New single-dose Ebola drug developed
- The study, published in the journal Cell Host & Microbe, found that a two-antibody cocktail called MBP134 could fully protect nonhuman primates and ferrets against lethal Ebola virus infections caused by the Bundibugyo and Sudan strain as well as the deadliest Zaire strain that caused the 2013-16 epidemic in West Africa and the current outbreak in the Democratic Republic of Congo.
- Further studies exploring even lower doses could open the door to treatment via auto-injectors like the kind used for allergic reactions.
- The ability to quickly and efficiently provide protection against all Ebola viruses in a single dose would reduce the burden on health care workers in the field during outbreaks, especially in regions that have a less-developed infrastructure.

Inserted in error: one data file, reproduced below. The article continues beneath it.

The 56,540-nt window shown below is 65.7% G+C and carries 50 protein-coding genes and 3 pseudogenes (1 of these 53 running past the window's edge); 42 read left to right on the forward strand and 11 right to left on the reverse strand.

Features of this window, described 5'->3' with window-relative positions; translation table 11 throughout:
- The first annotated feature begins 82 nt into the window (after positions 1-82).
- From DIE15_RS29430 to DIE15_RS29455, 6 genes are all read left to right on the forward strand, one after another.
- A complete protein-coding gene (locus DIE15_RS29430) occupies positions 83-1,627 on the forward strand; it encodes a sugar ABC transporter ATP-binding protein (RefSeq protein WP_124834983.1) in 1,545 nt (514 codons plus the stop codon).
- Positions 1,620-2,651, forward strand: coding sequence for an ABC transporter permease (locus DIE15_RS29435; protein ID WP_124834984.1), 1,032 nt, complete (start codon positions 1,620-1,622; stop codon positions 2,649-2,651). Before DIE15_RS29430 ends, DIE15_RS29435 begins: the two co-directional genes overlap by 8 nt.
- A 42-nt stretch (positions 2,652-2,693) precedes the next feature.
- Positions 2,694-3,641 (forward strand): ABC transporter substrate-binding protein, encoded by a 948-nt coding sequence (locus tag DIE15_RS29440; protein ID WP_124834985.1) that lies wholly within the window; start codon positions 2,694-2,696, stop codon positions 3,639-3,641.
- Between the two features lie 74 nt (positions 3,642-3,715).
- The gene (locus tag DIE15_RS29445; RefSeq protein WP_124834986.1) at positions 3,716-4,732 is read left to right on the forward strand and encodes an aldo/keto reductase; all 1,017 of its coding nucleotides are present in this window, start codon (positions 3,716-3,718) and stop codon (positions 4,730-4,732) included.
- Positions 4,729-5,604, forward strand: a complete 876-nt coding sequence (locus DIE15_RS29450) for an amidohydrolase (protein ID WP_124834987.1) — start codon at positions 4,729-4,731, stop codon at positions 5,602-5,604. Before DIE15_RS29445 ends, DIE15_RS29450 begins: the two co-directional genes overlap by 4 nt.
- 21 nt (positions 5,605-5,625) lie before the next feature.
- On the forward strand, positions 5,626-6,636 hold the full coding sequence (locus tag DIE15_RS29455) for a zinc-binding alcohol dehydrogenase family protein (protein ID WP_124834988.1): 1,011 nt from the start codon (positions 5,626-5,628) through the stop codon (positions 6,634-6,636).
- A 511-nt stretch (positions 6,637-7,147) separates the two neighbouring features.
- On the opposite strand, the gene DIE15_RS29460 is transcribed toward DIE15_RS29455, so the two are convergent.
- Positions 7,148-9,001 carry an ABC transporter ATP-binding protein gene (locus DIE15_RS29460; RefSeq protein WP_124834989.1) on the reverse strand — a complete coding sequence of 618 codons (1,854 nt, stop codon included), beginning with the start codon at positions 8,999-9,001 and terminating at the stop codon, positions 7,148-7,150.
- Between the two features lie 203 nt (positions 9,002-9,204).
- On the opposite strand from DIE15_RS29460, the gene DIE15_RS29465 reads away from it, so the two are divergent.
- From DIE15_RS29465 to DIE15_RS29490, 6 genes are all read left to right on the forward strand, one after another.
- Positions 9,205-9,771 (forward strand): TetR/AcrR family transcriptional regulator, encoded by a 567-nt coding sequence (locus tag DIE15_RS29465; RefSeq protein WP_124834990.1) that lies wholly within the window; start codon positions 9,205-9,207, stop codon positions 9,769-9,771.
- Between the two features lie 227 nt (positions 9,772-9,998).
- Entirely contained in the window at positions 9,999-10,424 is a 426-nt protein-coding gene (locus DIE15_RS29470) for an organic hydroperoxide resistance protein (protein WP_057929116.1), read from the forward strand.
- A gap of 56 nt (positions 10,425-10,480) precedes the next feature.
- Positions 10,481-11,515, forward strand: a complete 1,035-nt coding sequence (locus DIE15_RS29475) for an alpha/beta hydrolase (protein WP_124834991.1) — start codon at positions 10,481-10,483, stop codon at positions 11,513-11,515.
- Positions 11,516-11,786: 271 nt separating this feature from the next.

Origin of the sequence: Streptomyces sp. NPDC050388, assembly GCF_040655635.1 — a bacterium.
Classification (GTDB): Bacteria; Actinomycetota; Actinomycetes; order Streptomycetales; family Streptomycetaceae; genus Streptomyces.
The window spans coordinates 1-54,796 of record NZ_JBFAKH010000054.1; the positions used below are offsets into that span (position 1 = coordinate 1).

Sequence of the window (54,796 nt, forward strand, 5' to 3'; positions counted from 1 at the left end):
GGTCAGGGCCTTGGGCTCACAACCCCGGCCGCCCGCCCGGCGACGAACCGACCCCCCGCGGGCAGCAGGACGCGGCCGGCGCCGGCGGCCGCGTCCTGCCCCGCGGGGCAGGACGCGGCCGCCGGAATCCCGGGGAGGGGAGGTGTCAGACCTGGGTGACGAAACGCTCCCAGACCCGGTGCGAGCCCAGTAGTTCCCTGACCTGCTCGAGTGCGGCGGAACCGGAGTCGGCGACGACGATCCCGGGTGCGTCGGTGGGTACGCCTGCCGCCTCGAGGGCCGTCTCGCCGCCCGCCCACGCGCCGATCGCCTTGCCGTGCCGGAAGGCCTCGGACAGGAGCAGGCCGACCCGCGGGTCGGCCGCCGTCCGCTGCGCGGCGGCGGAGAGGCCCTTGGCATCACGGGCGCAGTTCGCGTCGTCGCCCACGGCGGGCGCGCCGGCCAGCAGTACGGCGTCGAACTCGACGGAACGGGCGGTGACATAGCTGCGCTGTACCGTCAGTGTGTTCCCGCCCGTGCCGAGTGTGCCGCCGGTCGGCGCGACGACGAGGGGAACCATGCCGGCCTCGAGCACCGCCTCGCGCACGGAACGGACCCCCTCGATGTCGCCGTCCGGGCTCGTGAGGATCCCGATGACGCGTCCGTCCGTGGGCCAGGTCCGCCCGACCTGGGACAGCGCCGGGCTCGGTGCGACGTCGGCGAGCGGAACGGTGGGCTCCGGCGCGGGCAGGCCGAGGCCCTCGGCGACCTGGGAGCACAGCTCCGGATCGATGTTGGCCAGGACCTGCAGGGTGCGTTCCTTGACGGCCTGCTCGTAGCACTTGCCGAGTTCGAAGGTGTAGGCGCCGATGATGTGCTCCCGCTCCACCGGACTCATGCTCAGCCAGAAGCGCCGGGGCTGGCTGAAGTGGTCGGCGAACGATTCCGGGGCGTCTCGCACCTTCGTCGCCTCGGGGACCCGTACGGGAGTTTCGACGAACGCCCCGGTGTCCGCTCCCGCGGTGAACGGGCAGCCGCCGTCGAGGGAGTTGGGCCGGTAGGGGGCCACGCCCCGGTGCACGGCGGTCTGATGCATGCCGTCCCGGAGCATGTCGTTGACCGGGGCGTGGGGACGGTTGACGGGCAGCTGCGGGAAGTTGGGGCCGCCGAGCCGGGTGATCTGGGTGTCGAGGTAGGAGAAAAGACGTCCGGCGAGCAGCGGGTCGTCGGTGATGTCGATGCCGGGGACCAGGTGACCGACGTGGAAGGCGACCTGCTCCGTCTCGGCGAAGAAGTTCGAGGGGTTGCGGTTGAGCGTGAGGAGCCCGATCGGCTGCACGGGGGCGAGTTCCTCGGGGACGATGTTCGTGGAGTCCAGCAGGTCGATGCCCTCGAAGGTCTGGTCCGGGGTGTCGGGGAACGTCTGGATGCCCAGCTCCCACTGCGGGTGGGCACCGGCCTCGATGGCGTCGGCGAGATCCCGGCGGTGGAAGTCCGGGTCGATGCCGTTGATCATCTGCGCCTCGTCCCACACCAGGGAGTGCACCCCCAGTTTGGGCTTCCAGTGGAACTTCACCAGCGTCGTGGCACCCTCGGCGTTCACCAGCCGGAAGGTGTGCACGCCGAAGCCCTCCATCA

- Ebola is a deadly disease caused by a virus. There are five strains, and four of them can make people sick.
- After entering the body, it kills cells, making some of them explode. It wrecks the immune system, causes heavy bleeding inside the body, and damages almost every organ.
- The virus is scary, but it’s also rare. You can get it only from direct contact with an infected person’s body fluids.
- Ebola virus disease (EVD) first appeared in 1976 in 2 simultaneous outbreaks, one in what is now, Nzara, South Sudan, and the other in Yambuku, Democratic Republic of Congo.
- The latter occurred in a village near the Ebola River, from which the disease takes its name.
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